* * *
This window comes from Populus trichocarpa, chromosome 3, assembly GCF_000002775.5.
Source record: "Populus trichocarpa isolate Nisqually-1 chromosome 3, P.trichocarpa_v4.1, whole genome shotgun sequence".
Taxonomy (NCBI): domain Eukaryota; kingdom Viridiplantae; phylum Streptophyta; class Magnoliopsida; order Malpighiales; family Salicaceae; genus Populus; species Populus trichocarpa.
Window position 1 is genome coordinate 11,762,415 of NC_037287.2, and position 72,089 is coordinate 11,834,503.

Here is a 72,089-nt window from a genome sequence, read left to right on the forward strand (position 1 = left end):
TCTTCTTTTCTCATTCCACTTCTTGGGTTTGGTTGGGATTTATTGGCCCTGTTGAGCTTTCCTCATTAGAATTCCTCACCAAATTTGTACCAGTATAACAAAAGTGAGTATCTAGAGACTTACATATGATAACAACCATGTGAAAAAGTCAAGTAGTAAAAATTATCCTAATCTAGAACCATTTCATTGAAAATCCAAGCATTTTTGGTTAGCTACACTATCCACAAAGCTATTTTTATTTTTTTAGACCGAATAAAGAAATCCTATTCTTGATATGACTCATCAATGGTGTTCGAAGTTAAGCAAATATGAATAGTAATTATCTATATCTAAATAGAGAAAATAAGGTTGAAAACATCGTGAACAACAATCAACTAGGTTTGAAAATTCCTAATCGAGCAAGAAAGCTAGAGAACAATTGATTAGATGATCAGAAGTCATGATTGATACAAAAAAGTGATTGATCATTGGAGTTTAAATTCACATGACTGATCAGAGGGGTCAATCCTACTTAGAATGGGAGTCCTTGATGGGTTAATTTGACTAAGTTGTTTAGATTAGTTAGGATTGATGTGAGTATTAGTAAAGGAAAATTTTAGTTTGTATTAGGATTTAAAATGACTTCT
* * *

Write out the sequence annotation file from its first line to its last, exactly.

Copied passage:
This window comes from Populus trichocarpa, chromosome 3, assembly GCF_000002775.5.
Source record: "Populus trichocarpa isolate Nisqually-1 chromosome 3, P.trichocarpa_v4.1, whole genome shotgun sequence".
Taxonomy (NCBI): domain Eukaryota; kingdom Viridiplantae; phylum Streptophyta; class Magnoliopsida; order Malpighiales; family Salicaceae; genus Populus; species Populus trichocarpa.
Window position 1 is genome coordinate 11,762,415 of NC_037287.2, and position 72,089 is coordinate 11,834,503.

Here is a 72,089-nt window from a genome sequence, read left to right on the forward strand (position 1 = left end):
TCTTCTTTTCTCATTCCACTTCTTGGGTTTGGTTGGGATTTATTGGCCCTGTTGAGCTTTCCTCATTAGAATTCCTCACCAAATTTGTACCAGTATAACAAAAGTGAGTATCTAGAGACTTACATATGATAACAACCATGTGAAAAAGTCAAGTAGTAAAAATTATCCTAATCTAGAACCATTTCATTGAAAATCCAAGCATTTTTGGTTAGCTACACTATCCACAAAGCTATTTTTATTTTTTTAGACCGAATAAAGAAATCCTATTCTTGATATGACTCATCAATGGTGTTCGAAGTTAAGCAAATATGAATAGTAATTATCTATATCTAAATAGAGAAAATAAGGTTGAAAACATCGTGAACAACAATCAACTAGGTTTGAAAATTCCTAATCGAGCAAGAAAGCTAGAGAACAATTGATTAGATGATCAGAAGTCATGATTGATACAAAAAAGTGATTGATCATTGGAGTTTAAATTCACATGACTGATCAGAGGGGTCAATCCTACTTAGAATGGGAGTCCTTGATGGGTTAATTTGACTAAGTTGTTTAGATTAGTTAGGATTGATGTGAGTATTAGTAAAGGAAAATTTTAGTTTGTATTAGGATTTAAAATGACTTCT